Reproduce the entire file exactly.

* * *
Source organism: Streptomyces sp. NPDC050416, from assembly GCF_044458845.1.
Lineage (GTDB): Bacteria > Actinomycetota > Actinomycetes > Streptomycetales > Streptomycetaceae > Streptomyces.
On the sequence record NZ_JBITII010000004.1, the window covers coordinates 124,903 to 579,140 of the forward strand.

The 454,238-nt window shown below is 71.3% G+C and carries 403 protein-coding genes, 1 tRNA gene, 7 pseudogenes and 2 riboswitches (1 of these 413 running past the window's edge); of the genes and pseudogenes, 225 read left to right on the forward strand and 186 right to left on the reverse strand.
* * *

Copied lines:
Source organism: Streptomyces sp. NPDC050416, from assembly GCF_044458845.1.
Lineage (GTDB): Bacteria > Actinomycetota > Actinomycetes > Streptomycetales > Streptomycetaceae > Streptomyces.
On the sequence record NZ_JBITII010000004.1, the window covers coordinates 124,903 to 579,140 of the forward strand.

The 454,238-nt window shown below is 71.3% G+C and carries 403 protein-coding genes, 1 tRNA gene, 7 pseudogenes and 2 riboswitches (1 of these 413 running past the window's edge); of the genes and pseudogenes, 225 read left to right on the forward strand and 186 right to left on the reverse strand.